Hey Kids! Free Books & Nolan Returns

November 10th, 2020 by Max Allan Collins

First, here’s another interview of me by the great Andrew Sumner for Titan Books – this time regarding Nolan and Skim Deep.

Okay, show of hands – how many of you like books?

Seems to be everybody.

All right, how many of you like free books? Don’t fight!

Only so many free books are on hand, so how many of you like a really good bargain? Don’t pout! I mean, really good….

The entire Reeder and Rogers trilogy by Matt Clemens and me is on sale right now as part of Amazon’s Monthly Deals: Up to 80% off Kindle books. They will stay on sale till 11-30-2020, with [Amazon links:] Executive Order at $1.99 and Supreme Justice and Fate of the Union available at 99 cents each.

But wait, there’s more! (Look, I realize I shifted from classroom mode to infomercial, but I figure you can stay with me.)

The first of the two (so far) Krista Larson novels, Girl Most Likely (a Thriller Award best paperback nominee), is part of that same sale for just 99 cents.

Now for the free books. Don’t rush the stage! (Yes, I know, I did it again. Pretend it’s a running joke.)

I have ten copies of Skim Deep, the first new Nolan book in over three decades.

[All copies have been claimed! Thank you for your support. — Nate]

This doesn’t come out till Dec. 8, but I have these ten finished copies of the novel provided by Hard Case Crime. You’ll see me here posing happily with Skim Deep, the final Nolan novel, and the original edition of Bait Money, the first Nolan novel, published in December 1972.

That’s 48 years ago. Nolan is 48 years old in Bait Money, by the way, which at the time seemed really old to me. Those two 48-year periods represent one of those insignificant facts that take on weight in a barroom after enough time and tide has passed.

I’m going to walk you through how Nolan came to be. Some of you will have heard me talk about this, and/or write about it before, but go on reading – with my memory, it’s sure to come out different.

I started reading Richard Stark in 1967 after the film Point Blank came out, based on The Hunter, the first in a series about professional thief, Parker. Around the same time I discovered another writer, comic mystery author Donald E. Westlake, and these two were soon my favorites of then-current mystery writers. I had no idea Westlake was Stark – their books were so very different.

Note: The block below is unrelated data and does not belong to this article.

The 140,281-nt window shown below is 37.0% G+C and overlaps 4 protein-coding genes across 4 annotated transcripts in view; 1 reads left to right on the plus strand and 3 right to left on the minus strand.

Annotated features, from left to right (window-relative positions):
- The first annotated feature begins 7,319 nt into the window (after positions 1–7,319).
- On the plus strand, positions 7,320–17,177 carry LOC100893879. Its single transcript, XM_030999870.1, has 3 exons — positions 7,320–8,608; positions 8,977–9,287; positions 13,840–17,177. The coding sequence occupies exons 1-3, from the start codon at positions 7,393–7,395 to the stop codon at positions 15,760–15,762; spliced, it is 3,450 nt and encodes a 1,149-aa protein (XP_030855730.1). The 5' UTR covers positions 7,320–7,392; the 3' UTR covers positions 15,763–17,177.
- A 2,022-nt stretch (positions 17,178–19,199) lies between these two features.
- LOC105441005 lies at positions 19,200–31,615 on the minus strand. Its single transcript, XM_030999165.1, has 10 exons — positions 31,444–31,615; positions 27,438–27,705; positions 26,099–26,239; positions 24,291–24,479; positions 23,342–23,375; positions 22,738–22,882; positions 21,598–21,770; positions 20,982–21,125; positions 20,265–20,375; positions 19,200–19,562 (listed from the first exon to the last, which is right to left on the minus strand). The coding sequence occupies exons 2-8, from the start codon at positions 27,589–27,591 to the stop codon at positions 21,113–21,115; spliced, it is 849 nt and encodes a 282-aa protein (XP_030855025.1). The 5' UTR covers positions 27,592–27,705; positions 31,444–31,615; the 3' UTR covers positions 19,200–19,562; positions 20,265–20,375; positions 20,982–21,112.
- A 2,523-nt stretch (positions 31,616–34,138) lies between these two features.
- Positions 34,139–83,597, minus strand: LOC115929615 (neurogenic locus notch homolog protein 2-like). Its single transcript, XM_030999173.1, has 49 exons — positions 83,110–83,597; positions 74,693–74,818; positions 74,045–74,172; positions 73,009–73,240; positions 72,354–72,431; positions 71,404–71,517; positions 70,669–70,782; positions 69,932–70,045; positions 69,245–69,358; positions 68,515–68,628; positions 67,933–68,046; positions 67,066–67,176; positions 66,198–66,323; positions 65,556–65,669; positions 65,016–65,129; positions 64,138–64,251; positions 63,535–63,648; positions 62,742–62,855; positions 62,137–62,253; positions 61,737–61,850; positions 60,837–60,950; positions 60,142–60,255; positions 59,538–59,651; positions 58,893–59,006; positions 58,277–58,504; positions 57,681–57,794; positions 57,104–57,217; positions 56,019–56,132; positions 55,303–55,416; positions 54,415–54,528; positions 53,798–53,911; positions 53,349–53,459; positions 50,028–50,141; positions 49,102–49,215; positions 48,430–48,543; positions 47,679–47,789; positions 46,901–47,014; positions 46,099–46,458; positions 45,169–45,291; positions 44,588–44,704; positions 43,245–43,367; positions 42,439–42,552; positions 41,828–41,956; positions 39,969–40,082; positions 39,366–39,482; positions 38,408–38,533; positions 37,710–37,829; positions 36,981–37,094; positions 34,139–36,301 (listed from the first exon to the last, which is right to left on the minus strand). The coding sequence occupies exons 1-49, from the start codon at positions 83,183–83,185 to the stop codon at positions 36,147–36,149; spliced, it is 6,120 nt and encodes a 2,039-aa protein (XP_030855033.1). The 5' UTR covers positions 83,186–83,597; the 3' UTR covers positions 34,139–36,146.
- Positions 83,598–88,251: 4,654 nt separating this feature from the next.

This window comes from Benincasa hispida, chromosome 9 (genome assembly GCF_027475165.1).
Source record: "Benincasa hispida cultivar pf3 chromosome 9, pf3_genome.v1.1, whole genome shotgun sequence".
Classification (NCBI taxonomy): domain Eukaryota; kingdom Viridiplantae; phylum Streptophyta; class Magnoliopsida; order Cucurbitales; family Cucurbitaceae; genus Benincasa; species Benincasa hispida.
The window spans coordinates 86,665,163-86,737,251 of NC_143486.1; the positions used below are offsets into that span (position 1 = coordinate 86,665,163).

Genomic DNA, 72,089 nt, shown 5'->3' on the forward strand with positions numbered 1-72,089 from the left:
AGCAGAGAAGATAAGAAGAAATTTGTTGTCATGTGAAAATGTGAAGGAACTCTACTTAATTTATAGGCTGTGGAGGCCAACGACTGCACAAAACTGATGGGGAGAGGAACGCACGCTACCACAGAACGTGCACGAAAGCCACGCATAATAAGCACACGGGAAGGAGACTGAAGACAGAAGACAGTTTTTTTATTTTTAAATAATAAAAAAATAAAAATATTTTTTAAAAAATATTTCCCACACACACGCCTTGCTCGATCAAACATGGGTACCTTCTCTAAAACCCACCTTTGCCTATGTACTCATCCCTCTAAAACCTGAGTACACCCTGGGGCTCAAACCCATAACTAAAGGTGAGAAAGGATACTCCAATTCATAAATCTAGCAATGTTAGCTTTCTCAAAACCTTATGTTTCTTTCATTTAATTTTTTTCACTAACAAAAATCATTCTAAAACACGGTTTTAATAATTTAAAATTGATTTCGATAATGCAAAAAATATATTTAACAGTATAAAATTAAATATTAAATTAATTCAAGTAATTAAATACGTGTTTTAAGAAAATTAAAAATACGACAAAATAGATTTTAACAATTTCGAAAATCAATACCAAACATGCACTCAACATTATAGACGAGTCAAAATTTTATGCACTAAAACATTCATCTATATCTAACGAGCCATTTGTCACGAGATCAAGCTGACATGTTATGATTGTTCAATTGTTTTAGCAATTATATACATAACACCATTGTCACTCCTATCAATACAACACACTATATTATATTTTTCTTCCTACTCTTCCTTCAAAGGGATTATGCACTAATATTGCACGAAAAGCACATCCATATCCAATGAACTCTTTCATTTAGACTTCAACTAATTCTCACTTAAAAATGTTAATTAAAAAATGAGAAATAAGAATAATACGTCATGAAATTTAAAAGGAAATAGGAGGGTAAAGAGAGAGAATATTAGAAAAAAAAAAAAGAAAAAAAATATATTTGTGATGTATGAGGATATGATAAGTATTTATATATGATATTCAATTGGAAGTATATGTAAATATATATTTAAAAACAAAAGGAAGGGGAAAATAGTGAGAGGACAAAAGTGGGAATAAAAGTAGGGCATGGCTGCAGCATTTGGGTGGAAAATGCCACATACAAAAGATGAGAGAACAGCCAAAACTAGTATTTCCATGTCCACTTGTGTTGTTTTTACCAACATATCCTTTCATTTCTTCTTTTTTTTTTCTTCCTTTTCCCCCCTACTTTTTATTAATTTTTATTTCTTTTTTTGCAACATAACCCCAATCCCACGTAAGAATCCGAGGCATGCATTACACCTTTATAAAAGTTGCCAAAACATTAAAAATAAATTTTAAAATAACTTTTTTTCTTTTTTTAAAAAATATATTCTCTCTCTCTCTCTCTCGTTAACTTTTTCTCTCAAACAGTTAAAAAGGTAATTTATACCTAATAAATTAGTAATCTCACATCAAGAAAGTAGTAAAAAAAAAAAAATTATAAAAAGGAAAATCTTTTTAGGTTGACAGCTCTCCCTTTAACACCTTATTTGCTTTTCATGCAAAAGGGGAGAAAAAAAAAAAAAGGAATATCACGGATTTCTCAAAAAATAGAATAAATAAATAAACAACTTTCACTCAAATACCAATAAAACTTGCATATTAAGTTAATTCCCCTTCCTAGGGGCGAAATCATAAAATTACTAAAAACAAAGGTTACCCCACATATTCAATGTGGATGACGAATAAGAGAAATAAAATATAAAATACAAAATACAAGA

Westlake/Stark was the last author to have a major impact on my work. I was already reading Spillane, James M. Cain, Dashiell Hammett, Raymond Chandler, Ed McBain and Jim Thompson (and a few others). I had basically trained to be a writer of private eye novels or maybe cop books, but the times they were a changin’, and P.I.s were impossible to sell and, in 1968, cops were just guys clubbing my friends at the Democratic convention.

I’d already discovered an obscure series by Ennis Willie about an ex-hood named Sand, who had much in common with Stark’s Parker, though Sand was created first. A tough guy who was an ex-hood heist artist seemed a reasonable alternative to gumshoes. Hence, anti-heroes. Crook books.

A few paragraphs ago I called Bait Money the first Nolan novel. It kind of wasn’t. The same character, originally called Cord in a book titled Mourn the Living, I’d written in junior college. It didn’t sell, but it got me into the University of Iowa Writers Workshop thanks to Richard Yates, the great mainstream novelist.

Bait Money (and the first Mallory, No Cure for Death) were written for Yates and his class, and he worked one-on-one with me even after I was required to study with a few other instructors. He landed me an agent, Knox Burger, who had been a well-known editor at Collier’s and then Gold Medal Books. Among other things, Burger was instrumental in talking John D. MacDonald into creating Travis McGee.

Yates sent Burger Bait Money and praised me as a young Dashiell Hammett or Raymond Chandler. Burger, who was as no-nonsense as a hit-and-run driver, said, “More like a young W.R. Burnett.” Which was fine with me. In the same league as the guy who wrote Little Caesar, High Sierra and Asphalt Jungle? I understood how great that was, even if Yates didn’t.

Burger is the guy who called me a blacksmith in an automotive age. Again – fine by me.

I killed Nolan on the last page of Bait Money and Burger wanted me to un-kill him. I refused, but the book kept getting rejected. Then an editor at Pyramid Books spilled coffee on the manuscript, meaning I had to retype it (which I did, myself). Burger said, “You might as well take the opportunity to put the better ending on.”

I did.

It sold next time out and the editor wanted a series. This was a problem because I had conceived Bait Money as an homage to Richard Stark, or even a pastiche, using his distinctive method of organizing sections and using strict point of view.

I had, by this time, begun to correspond with Don Westlake. He began mentoring me, and had read Bait Money (Burger gave the manuscript to him) and professed to like it. I wrote Don and asked him how he felt about me doing a series about Nolan – I was uncomfortable because (as many of you have heard me say) homage is French for rip-off.

Don graciously insisted that the Jon character – the sort of hippie-ish comic book collecting “kid” who became Nolan’s surrogate son – made the books more human. Don also felt Nolan was more overtly human than Parker. He said by all means take the gig.